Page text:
The patient presented by the autors was diagnosed and treated as a severe form of toxic epidermal necrolysis. It was working diagnosis which was firmly confirmed by clinical aspect


(Correia et al. 1993), epidemiologic facts and some laboratory values. The question arised: "What was the cause?" As we said, toxic epidermal necrolysis is usually drug-related so the main suspects were the medications consumed by the patient. Drughypersensitivity syndrome generally occurs during first exposure, so in the focus of our interest were carbamazepine and flurazepam, the first one already known as the most frequent cause of SJS/TEN syndrome (Rzany et al. 1999). We tested the medication sensitivity of the patient with the test of indirect degranulation of basofile mastocytes. The tested medications were biperiden, carbamazepine, flurazepam, fluphenazine, promazine and diazepam. Only flurazepam was found as the cause of hypersensitivity in our patient. The presented case is an example that the SJS/TEN, although very rarely, could be very severe. The second important conclusion is that there is no such medication which could not be the cause of TEN, even in the presence of already convicted suspect.

7. Naldi L, Locati F, Marchesi L, Cainelli T: Incidence of toxic epidermal necrolysis in Italy. Arch Dermatol 1990; 126:1103-4. 8. Power W, Ghoraishi M, Merayo-Lloves J, Neves R, Foster C: Analysis of the acute ophthalmic manifestations of the erythema multiforme/StevensJohnson syndrome/ toxic epidermal necrolysis disease spectrum. Ophthalmology 1995; 102(11): 1669-1676. 9. Roujeau JC, Chosidow O, Saiag P, Guillaume JC: Toxic epidermal necrolysis (Lyell syndrome). J Am Acad Dermatol 1990; 23: 1039-58. 10. Roujeau J-C, Guillaume J-C, Fabre J-P, Penso D, Flechet ML, Girre JP: Toxic epidermal necrolysis (Lyell syndrome): incidence and drug etiology in France, 1981-1985. Arch Dermatol 1990; 126:3742.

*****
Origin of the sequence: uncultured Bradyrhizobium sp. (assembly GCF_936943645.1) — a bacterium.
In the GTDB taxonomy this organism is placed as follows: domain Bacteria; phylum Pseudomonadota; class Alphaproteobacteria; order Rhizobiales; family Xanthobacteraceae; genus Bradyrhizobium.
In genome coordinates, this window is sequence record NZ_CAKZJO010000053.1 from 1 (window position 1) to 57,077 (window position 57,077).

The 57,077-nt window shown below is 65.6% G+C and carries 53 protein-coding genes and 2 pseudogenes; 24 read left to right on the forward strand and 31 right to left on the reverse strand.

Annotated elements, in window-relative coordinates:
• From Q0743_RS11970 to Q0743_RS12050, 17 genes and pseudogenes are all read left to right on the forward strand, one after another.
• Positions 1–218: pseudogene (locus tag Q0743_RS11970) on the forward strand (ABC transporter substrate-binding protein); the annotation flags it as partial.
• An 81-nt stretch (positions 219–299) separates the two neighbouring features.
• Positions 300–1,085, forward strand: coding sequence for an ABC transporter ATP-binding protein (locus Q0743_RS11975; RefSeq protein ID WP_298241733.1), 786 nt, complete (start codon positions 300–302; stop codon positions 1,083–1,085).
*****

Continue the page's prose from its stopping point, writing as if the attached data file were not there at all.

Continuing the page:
11. Roujeau JC, Kelly JP, Naldi L, et al: Medication use and the risk of Stevens-Johnson syndrome or toxic epidermal necrolysis. N Engl J Med 1995; 333(24): 1600-7. 12. Roujeau JC: Stevens-Johnson syndrome and toxic epidermal necrolysis are severity variants of the same disease which differs from erythema multiforme. J Dermatol 1997; 24(11): 726-9. 13. Rzany B, Correia O, Kelly P J, Naldi L, Auquier A, Stern R: Risk of Stevens-Johnson syndrome and toxic epidermal necrol ysis during first weeks of antiepileptic therapy: a case control study. The Lancet 1990; 353: 2190-94. \4.SchopfE, Stuhmer A, Rzany B, Victor N, ZentgrafR, Kapp JF: Toxic epidermal necrolysis and StevensJohnson syndrome: an epidemiologic study from West Germany. Arch Dermatol 1991; 127:839-42.

REFERENCES 1. Chan HL, Stern RS, Arndt KA, et al: The incidence of erythema multiforme, Stevens-Johnson syndrome, and toxic epidermal necrolysis: a population-based study with particular reference to reactions caused by drugs among outpatients. Arch Dermatol 1990; 126:43-7. 2. Correia O, Chosidow O, Saiag P, Bastuji-Garin S, Revuz J, Roujeau J-C: Evolving pattern of druginduced toxic epidermal necrolysis. Dermatology 1993; 186:32-7. 3. Foster CS, Fong LP, Azar D, Kenyon KR: Episodic conjunctival inflammation after Stevens-Johnson syndrome. Ophthalmology 1988; 95(4): 453-62 4. Hart R, Minto C, Creighton S: Vaginal adhesions caused by Stevens-Johnson syndrome. J Pediatr Adolesc Gynecol2002; 15:151-152. 5. Knowles RS, Uetrecht J, Shear HN: Idiosyncratic drug reactions: the reactive metabolite syndromes. The Lancet 2000; 356: 1587-1591. 6. Lay ell A: Toxic epidermal necrolysis (the scaled skin syndrome): a reappraisal. Br J dermatol 1979; 100:69-86.


Correspodence: (aslav Loncar MD, Depertment of Psychiatry, University Hospital Split Syinciceva 1, 22 000 Split, Croatia l-mil: [email protected]